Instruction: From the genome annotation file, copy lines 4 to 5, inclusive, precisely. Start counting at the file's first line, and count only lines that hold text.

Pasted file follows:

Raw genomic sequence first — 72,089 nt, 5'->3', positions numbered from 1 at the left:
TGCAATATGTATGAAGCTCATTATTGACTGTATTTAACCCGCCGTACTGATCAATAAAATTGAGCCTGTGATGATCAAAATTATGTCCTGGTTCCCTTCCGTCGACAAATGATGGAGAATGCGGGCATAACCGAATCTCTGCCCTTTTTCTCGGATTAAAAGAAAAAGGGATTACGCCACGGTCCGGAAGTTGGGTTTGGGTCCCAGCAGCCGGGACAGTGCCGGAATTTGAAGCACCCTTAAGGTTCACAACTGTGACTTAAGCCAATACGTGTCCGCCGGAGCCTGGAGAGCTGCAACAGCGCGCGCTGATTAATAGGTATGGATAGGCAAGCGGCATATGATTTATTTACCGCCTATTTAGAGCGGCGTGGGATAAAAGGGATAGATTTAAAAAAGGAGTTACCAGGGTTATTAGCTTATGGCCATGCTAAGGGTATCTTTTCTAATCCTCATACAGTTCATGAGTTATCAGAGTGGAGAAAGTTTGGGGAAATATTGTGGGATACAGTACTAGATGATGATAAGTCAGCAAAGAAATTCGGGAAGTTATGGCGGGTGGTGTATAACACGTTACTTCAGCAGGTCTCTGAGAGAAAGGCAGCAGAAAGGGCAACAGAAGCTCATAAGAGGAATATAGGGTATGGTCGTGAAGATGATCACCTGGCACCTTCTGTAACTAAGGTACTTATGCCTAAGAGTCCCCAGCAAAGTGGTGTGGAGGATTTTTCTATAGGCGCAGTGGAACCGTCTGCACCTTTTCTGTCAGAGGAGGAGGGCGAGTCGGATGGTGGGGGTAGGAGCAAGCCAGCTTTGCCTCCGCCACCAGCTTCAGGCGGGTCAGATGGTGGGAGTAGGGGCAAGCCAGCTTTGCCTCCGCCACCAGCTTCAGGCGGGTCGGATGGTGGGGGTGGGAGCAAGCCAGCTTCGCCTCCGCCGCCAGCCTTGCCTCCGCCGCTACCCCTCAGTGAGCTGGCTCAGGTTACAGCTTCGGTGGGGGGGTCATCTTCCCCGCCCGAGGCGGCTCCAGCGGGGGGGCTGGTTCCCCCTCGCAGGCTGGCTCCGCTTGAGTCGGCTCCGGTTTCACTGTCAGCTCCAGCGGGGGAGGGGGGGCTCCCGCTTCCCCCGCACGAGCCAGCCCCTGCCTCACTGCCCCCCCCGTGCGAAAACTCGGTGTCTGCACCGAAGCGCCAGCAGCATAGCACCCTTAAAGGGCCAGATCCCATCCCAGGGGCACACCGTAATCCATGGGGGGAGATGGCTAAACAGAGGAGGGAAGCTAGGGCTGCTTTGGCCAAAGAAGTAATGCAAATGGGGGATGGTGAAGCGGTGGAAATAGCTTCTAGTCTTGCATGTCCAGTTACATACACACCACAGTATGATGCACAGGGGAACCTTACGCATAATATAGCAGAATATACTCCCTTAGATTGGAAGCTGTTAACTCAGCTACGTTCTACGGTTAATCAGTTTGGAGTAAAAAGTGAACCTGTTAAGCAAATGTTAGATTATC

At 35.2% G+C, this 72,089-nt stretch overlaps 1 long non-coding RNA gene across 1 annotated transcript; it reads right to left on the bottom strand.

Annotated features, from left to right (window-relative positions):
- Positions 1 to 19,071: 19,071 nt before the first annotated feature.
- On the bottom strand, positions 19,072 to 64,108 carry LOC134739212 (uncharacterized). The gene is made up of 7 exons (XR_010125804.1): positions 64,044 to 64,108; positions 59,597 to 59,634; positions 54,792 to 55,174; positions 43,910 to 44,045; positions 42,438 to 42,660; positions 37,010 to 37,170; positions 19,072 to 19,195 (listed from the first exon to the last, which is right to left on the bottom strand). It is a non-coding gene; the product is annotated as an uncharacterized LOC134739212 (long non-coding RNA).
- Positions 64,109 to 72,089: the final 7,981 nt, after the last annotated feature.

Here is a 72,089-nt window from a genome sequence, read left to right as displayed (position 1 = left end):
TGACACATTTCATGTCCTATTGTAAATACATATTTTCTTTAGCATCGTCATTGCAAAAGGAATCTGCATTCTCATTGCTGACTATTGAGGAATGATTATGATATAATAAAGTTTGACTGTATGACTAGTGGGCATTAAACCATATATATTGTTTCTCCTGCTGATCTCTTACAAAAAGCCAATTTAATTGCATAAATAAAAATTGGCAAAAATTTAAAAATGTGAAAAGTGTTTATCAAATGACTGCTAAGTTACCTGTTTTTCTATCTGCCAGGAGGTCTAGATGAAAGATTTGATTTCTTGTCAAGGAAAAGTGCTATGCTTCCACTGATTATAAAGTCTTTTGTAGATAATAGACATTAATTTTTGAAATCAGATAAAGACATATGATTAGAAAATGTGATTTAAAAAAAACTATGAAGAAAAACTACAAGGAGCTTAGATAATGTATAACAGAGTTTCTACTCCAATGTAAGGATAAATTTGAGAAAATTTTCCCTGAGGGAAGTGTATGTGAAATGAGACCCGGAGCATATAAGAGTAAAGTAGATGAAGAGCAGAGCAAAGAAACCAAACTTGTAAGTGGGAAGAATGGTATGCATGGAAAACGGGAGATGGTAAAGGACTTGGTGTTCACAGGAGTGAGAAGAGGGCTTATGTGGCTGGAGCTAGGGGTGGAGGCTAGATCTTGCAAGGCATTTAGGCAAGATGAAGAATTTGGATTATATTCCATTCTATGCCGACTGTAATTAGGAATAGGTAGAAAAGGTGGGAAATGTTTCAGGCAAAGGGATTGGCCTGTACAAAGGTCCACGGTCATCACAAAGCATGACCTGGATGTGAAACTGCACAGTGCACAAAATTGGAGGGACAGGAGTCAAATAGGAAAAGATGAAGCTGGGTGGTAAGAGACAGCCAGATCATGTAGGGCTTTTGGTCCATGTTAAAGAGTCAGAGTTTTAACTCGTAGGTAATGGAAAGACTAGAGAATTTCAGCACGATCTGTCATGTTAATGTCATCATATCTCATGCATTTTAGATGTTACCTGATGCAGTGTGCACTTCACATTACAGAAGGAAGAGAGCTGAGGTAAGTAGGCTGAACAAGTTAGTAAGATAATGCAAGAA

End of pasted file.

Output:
Annotated features, from left to right (window-relative positions):
- Positions 1 to 19,071: 19,071 nt before the first annotated feature.